At the beginning of the experiments, administration of 0.5 mg AICAR/g body wt lowered blood glucose level (blood samples drawn from the tail) from 6.8 ± 0.1 mmol/l (n = 6) to 4.1 ± 0.2 mmol/l (n = 6) in nonfasted animals (lowest observed value). After an additional 1 h, blood glucose had returned to preinjection levels. At the end of the treatment period (i.e., after 7 weeks of daily AICAR injection), the same dose was found to decrease blood glucose level in nonfasted animals from 5.0 ± 0.3 mmol/l (n = 6) to 3.4 ± 0.4 mmol/l (n = 6) (lowest observed value). As before, blood glucose was observed to revert to the preinjection level after an additional 1 h.

Systolic blood pressure measurement.

The level of systolic tail-cuff blood pressure was monitored before and 3 and 6 weeks after the beginning of AICAR treatment using a plethysmograph (LE 5000; Letica SA, Barcelona, Spain). Before each measurement, rats were placed in a Plexiglas cage and subsequently heated for 20–30 min at 35°C. Heart rate was assessed directly from the pulse wave of arterial pressure recording to ensure that the animal was calm (heart rate <400 beats/min). For each animal, the blood pressure level was determined as the average of measurements obtained on 2 successive days. Each day of measurements included 10 single determinations. To avoid any acute interference with blood pressure level, all values were obtained from 8:00 to 10:00 a.m. before the injections with either saline or AICAR were carried out.

Blood samples.

Before and 2, 4, and 7 weeks after the beginning of AICAR administration, blood samples were drawn from the retro-orbital venous plexus under short halothane anesthesia to determine plasma cholesterol, HDL cholesterol, triglycerides, glucose, insulin, and serum free fatty acids (FFAs). Animals were fasted for 12 h before blood sampling. Because the present study was exploring possible long-term adaptations, blood sampling took place 24 h after the last AICAR injection to exclude potential interference from any remaining acute effects of the last AICAR exposure. Plasma levels of cholesterol, HDL cholesterol, and triglycerides were determined on a Cobas Integra Analyzer (Roche Diagnostics, Rotkreuz, Switzerland). Fasting plasma glucose was measured in duplicate immediately after sampling on a Beckman Glucose Analyzer II (Beckman Instruments, Palo Alto, CA). Serum FFAs were measured enzymatically using a Wako NEFA (nonesterified fatty acid) Test Kit (Wako Chemicals, Richmond, VA). Plasma insulin levels were determined using an ultrasensitive Rat Insulin ELISA (enzyme-linked immunosorbent assay) Kit from DRG Diagnostics (Marburg, Germany).

After 7 weeks of treatment, an OGTT was performed. Animals were tested in the morning after a 12-h fast and 24 h after the last AICAR injection. Blood glucose was measured from samples obtained by tail bleeding before administration of 2.5 g glucose/kg body wt loaded by gavage as well as at 15, 30, 60, 90, and 120 min after the glucose load. Blood glucose levels were determined from all samples using a Hemoglucotest 1-44 and Reflolux II reflectance meter (Boehringer Mannheim, Mannheim, Germany). Total area under the curve for OGTT glucose was calculated by the trapezoid method.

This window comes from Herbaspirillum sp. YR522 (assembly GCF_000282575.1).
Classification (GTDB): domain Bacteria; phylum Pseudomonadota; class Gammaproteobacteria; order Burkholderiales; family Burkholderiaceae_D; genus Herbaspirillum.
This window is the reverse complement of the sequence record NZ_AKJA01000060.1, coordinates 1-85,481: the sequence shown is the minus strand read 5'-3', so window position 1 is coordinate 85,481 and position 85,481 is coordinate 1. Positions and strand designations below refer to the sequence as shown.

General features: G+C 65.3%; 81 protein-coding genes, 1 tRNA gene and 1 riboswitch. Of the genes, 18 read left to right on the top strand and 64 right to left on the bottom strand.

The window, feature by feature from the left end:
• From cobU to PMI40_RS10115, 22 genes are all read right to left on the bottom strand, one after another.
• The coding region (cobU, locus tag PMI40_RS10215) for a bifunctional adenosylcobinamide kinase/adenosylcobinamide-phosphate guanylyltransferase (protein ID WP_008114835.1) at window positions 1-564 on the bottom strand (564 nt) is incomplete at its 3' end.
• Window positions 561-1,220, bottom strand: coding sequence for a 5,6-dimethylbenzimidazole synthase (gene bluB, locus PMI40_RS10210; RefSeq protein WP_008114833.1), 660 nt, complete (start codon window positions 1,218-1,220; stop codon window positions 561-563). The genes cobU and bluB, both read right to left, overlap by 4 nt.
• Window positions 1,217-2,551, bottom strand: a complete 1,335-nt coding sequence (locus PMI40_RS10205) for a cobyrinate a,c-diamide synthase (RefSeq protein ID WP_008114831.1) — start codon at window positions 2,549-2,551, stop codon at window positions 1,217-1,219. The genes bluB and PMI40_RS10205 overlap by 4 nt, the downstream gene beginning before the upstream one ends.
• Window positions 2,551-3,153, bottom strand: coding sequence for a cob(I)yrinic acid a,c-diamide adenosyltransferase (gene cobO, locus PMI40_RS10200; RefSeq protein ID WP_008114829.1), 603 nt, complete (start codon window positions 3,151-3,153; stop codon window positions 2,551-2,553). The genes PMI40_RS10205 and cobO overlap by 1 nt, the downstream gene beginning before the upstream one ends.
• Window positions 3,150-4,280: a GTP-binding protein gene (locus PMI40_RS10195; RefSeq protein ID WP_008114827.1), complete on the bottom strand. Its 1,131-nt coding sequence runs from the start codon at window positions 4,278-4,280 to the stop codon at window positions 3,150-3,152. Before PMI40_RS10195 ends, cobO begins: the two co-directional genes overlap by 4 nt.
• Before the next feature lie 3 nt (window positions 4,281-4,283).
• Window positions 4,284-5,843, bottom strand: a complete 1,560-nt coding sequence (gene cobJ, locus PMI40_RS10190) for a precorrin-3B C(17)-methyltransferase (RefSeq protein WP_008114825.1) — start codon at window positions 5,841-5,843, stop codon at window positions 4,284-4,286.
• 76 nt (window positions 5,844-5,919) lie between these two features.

Animals were killed by cervical dislocation 48 h after the OGTT, and the epididymal and retroperitoneal adipose tissue were removed and weighed for evaluation of fat content. Further, gastrocnemius muscles were isolated, and the RG (mainly oxidative muscle fibers) and WG (predominantly glycolytic muscle fibers) muscles were separated and snap-frozen in liquid nitrogen. The gastrocnemius muscles served to determine total crude membrane GLUT4 protein content. In addition, SOL (principally a slow-twitch oxidative muscle) and EDL and EPI (both fast-twitch muscles) muscles were carefully removed and used for estimation of glucose transport activity.

Activity of AMPK and N1-(β-d-5′ -phosphoribofuranosyl)-5-aminoimidazole-4-carboxamide (AICAR monophosphate, analog of AMP) concentration in tissues.

Gastrocnemius muscles, liver, and adipose tissue were homogenized and centrifuged, and AMPK activity was determined directly on the postnuclear supernatant using an SAMS peptide as previously described (37). N1-(β -d-5′-phosphoribofuranosyl)-5-aminoimidazole-4-carboxamide (ZMP) was determined using a high-performance liquid chromatography (HPLC) system on 200-mg perchloric extracts from the individual tissue according to Merrill et al. (19).

Total crude membrane GLUT4 contents.

Crude membranes (microsomes and plasma membranes) were prepared on 30–35 mg of individual RG and WG muscle. The muscles were homogenized, and the GLUT4 expression was determined after an immunoblotting analysis as previously described (35).

Measurements of glucose transport in muscles incubated in vitro.

Muscles were split into two strips of ∼20 mg and preincubated for 30 min in the absence or presence of insulin (60 nmol/l) in 5 ml oxygenated Krebs-Henselheit bicarbonate buffer ([in mmol/l] 1.2 KH2PO4, 25 NaHCO3, 118.5 NaCl, 4.7 KCl, 2.5 CaCl2, and 1.2 MgSO4, pH 7.4) supplemented with 5 mmol/l HEPES, 20 mmol/l mannitol, and 0.1% BSA (Radioimmunoassay Grade; Sigma). All incubations were performed under continuous gassing with 95% O2/5% CO2 at 30°C in a shaking water bath. Glucose transport activity was evaluated under basal and insulin-stimulated conditions with 8 mmol/l 3-O-[methyl-3H]glucose and 12 mmol/l [14C] mannose as described previously (38). The glucose uptake activities of the individual muscles were calculated as the mean of the two muscle strips.